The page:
National Parks and Wildlife Service South Australia

Akur­ra Adnya (Arka­roo Rock) — Stage 2

Prepa­ra­tions for stage 2 upgrades are well under­way which are antic­i­pat­ed to com­mence in late 2022 (pend­ing approvals). 

Stage 2 upgrades will focus on the rock-art site along with a bridge replace­ment on the hik­ing trail. The rock-art site itself will receive a new view­ing area that will enable vis­i­tors to see the ancient ochre and char­coal rock-art images up-close in the best pos­si­ble con­di­tions. A unique­ly designed inter­pre­tive screen will pro­tect the paint­ings that have been car­bon-dat­ed to more than 6,000 years of age. 

Inter­pre­tive sig­nage will be locat­ed at the view­ing area to bet­ter inform vis­i­tors of the site’s cul­tur­al significance.

In mid-2021, autho­ri­sa­tions under the sec­tions 21 and 23 of the Abo­rig­i­nal Her­itage Act 1988 (SA) (Act) were sought for the pro­posed stage 2 works.

In ear­ly 2022, Abo­rig­i­nal Affairs and Rec­on­cil­i­a­tion con­sult­ed with Tra­di­tion­al Own­ers and Abo­rig­i­nal Peo­ple that have an inter­est in Akur­ra Adnya (Arka­roo Rock). The appli­ca­tion is cur­rent­ly under review. The con­struc­tion start date is depen­dent on the Min­is­ter for Abo­rig­i­nal Affairs approv­ing the project under the Act.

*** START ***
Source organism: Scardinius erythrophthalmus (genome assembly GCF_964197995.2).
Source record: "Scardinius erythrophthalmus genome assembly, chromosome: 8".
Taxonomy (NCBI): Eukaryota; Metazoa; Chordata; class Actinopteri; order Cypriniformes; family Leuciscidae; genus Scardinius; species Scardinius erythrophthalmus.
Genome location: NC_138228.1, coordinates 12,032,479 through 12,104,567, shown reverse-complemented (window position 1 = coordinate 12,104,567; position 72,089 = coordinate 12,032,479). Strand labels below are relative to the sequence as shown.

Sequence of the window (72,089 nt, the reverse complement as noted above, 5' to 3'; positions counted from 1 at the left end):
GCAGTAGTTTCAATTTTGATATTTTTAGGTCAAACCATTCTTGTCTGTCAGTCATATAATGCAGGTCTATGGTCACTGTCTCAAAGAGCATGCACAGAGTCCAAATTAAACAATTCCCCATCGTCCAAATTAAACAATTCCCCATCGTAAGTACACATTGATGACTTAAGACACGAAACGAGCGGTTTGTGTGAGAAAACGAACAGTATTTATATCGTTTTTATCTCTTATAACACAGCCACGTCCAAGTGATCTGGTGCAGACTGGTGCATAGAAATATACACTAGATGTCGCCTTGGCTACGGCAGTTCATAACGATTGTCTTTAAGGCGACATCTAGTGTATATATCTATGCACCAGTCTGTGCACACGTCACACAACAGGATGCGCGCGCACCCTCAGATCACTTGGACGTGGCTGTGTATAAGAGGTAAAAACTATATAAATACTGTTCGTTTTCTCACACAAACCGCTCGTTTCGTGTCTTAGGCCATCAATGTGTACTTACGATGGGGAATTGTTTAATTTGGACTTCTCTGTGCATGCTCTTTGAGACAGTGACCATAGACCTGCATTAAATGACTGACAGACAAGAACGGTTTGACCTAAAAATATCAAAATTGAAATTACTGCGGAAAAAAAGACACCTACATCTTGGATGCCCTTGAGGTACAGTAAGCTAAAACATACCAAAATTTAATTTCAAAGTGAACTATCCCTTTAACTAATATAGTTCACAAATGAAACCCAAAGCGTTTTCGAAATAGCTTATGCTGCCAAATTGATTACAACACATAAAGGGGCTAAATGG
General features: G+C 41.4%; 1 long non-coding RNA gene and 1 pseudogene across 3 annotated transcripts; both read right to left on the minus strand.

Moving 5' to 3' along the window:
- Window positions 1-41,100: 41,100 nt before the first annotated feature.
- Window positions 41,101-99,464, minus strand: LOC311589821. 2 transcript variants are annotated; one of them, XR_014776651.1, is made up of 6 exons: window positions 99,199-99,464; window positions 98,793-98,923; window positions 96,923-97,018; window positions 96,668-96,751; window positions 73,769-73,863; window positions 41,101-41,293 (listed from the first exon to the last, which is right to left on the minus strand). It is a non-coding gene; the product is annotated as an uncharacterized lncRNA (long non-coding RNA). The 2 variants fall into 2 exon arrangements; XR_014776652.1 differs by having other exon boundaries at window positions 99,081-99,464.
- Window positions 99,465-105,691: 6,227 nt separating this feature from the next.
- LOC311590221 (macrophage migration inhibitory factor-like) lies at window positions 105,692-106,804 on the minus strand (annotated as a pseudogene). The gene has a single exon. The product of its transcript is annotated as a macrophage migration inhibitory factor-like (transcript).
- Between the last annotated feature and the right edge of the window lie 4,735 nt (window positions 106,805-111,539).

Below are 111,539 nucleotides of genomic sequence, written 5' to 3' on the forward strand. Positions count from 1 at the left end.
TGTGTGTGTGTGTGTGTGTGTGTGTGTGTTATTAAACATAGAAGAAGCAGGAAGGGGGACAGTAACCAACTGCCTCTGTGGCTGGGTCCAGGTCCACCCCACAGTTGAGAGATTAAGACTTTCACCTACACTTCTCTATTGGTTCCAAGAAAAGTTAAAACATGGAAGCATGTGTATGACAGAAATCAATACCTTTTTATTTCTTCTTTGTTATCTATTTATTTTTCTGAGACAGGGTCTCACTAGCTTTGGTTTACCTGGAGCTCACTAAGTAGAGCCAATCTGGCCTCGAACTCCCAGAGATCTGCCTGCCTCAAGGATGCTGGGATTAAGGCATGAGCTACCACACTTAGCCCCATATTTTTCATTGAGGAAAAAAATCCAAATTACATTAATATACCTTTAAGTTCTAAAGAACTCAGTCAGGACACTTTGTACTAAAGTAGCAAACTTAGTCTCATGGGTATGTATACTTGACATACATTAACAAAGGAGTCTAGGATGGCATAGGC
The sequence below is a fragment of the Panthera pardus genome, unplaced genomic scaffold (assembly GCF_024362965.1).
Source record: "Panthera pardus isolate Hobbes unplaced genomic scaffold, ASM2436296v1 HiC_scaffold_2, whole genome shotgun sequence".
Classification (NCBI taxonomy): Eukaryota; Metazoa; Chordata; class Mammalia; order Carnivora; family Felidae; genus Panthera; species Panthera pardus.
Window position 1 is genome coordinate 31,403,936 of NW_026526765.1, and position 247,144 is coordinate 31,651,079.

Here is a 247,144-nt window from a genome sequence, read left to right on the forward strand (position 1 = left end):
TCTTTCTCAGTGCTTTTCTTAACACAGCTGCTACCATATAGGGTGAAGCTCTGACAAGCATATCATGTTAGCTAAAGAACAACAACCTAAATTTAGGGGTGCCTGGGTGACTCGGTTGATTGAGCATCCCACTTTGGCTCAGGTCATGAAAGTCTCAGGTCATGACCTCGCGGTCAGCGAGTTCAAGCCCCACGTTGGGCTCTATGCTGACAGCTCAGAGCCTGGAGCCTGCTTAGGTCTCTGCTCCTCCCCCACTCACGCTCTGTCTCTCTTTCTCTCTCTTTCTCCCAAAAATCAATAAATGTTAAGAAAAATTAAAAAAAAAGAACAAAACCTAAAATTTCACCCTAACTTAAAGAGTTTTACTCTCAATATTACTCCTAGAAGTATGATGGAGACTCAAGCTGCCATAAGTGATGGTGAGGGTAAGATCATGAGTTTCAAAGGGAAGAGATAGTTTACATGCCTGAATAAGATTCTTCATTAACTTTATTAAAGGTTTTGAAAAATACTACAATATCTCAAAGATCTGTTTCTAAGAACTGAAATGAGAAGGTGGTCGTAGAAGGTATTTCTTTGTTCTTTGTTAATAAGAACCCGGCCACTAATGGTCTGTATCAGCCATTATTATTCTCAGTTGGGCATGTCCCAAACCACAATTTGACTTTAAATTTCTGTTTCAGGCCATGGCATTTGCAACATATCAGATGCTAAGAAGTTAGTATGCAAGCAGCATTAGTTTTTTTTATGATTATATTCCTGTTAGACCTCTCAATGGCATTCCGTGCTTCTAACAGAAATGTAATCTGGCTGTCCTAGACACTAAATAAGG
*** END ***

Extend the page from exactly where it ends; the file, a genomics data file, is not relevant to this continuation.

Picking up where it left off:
3D artist impression of the proposed upgrade of visitor facilities at the Arkaroo Rock art site.
3D artist impression of the proposed upgrade of visitor facilities at the Arkaroo Rock art site.
Artist impression close-up of the rock-art site with new interpretive screen.
Artist impression close-up of the rock-art site with new interpretive screen.

The Brachi­na Gorge Geo­log­i­cal Trail